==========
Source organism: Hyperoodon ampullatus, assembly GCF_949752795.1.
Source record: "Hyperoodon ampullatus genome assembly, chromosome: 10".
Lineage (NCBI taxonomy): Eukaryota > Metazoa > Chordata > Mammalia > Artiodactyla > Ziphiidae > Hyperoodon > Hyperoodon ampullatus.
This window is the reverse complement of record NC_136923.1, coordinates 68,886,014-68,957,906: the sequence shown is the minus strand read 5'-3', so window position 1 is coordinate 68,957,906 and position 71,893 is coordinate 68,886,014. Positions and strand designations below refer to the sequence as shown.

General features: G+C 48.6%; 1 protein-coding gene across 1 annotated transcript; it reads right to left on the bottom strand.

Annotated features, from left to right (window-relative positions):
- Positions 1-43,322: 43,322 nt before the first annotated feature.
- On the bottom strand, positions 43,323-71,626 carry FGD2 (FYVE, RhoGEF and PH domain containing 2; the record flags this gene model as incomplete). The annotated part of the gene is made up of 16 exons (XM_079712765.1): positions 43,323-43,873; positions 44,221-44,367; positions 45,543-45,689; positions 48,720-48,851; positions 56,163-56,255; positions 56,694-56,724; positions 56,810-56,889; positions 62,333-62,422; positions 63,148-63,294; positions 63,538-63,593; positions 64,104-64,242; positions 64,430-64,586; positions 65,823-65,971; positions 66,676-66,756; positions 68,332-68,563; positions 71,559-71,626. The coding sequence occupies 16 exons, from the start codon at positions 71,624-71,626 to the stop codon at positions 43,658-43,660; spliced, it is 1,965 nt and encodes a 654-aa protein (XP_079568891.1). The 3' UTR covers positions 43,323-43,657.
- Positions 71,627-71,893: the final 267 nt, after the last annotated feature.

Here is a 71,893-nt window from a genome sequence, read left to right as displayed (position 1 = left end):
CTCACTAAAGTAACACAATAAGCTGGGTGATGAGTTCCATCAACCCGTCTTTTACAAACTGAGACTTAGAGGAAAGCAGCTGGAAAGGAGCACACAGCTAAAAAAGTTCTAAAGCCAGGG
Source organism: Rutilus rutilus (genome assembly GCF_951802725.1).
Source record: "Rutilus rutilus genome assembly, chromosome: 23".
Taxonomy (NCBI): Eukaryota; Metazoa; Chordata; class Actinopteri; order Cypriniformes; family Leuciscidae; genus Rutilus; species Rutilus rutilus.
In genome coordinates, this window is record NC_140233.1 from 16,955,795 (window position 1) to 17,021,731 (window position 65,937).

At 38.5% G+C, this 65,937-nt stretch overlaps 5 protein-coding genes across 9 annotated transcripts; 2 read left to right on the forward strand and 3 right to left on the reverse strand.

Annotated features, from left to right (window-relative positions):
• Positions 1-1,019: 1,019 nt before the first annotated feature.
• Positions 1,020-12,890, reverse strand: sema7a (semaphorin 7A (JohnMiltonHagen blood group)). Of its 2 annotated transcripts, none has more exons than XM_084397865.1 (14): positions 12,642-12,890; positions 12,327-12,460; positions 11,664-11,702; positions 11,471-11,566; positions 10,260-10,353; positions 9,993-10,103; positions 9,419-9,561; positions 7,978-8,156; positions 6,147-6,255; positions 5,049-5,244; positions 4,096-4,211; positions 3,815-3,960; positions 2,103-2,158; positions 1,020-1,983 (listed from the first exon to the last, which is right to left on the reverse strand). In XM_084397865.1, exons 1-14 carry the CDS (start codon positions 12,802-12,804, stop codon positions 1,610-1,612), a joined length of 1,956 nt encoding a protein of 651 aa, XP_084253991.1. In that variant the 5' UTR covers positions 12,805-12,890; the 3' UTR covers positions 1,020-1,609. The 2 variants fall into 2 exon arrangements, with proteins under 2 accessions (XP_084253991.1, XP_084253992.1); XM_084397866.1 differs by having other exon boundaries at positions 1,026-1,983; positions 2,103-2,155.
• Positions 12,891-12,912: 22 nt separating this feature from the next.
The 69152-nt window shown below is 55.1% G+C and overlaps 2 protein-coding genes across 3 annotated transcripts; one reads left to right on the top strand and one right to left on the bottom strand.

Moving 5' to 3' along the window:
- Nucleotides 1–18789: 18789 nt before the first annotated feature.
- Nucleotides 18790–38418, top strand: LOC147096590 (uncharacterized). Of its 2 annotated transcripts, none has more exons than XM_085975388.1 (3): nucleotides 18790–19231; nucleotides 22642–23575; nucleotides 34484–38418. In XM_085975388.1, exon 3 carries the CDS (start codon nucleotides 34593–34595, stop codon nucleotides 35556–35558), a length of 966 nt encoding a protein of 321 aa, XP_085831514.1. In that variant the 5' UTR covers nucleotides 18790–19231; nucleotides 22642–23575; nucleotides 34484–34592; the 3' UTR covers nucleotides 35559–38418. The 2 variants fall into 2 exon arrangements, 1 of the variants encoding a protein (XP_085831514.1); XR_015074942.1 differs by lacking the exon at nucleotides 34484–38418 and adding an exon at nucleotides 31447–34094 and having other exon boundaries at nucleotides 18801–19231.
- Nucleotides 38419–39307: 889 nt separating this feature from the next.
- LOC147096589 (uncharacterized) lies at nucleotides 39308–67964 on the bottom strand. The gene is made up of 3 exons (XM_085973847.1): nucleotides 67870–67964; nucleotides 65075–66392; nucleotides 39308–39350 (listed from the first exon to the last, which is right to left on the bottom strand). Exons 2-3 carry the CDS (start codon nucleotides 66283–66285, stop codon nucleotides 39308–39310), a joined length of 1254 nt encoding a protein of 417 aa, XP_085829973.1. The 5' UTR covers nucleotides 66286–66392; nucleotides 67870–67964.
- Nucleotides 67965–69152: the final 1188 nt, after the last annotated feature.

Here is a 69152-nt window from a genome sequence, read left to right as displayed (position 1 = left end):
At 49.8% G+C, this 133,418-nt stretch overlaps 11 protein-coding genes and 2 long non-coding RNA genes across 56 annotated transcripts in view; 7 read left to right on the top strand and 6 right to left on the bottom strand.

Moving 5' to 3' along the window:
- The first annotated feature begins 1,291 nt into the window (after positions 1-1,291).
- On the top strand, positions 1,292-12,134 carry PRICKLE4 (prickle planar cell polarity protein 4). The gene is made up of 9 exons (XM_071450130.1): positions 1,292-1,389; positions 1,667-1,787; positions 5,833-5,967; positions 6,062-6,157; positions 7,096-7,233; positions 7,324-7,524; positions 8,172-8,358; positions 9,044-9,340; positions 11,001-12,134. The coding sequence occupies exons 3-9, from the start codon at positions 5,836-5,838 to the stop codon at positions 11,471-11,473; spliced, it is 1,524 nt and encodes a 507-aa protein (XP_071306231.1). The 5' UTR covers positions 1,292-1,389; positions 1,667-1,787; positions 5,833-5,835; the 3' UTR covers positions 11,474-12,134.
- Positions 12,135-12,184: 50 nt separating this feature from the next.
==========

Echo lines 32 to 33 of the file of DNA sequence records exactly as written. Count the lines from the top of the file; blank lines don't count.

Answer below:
- On the top strand, positions 1,292-12,134 carry PRICKLE4 (prickle planar cell polarity protein 4). The gene is made up of 9 exons (XM_071450130.1): positions 1,292-1,389; positions 1,667-1,787; positions 5,833-5,967; positions 6,062-6,157; positions 7,096-7,233; positions 7,324-7,524; positions 8,172-8,358; positions 9,044-9,340; positions 11,001-12,134. The coding sequence occupies exons 3-9, from the start codon at positions 5,836-5,838 to the stop codon at positions 11,471-11,473; spliced, it is 1,524 nt and encodes a 507-aa protein (XP_071306231.1). The 5' UTR covers positions 1,292-1,389; positions 1,667-1,787; positions 5,833-5,835; the 3' UTR covers positions 11,474-12,134.
- Positions 12,135-12,184: 50 nt separating this feature from the next.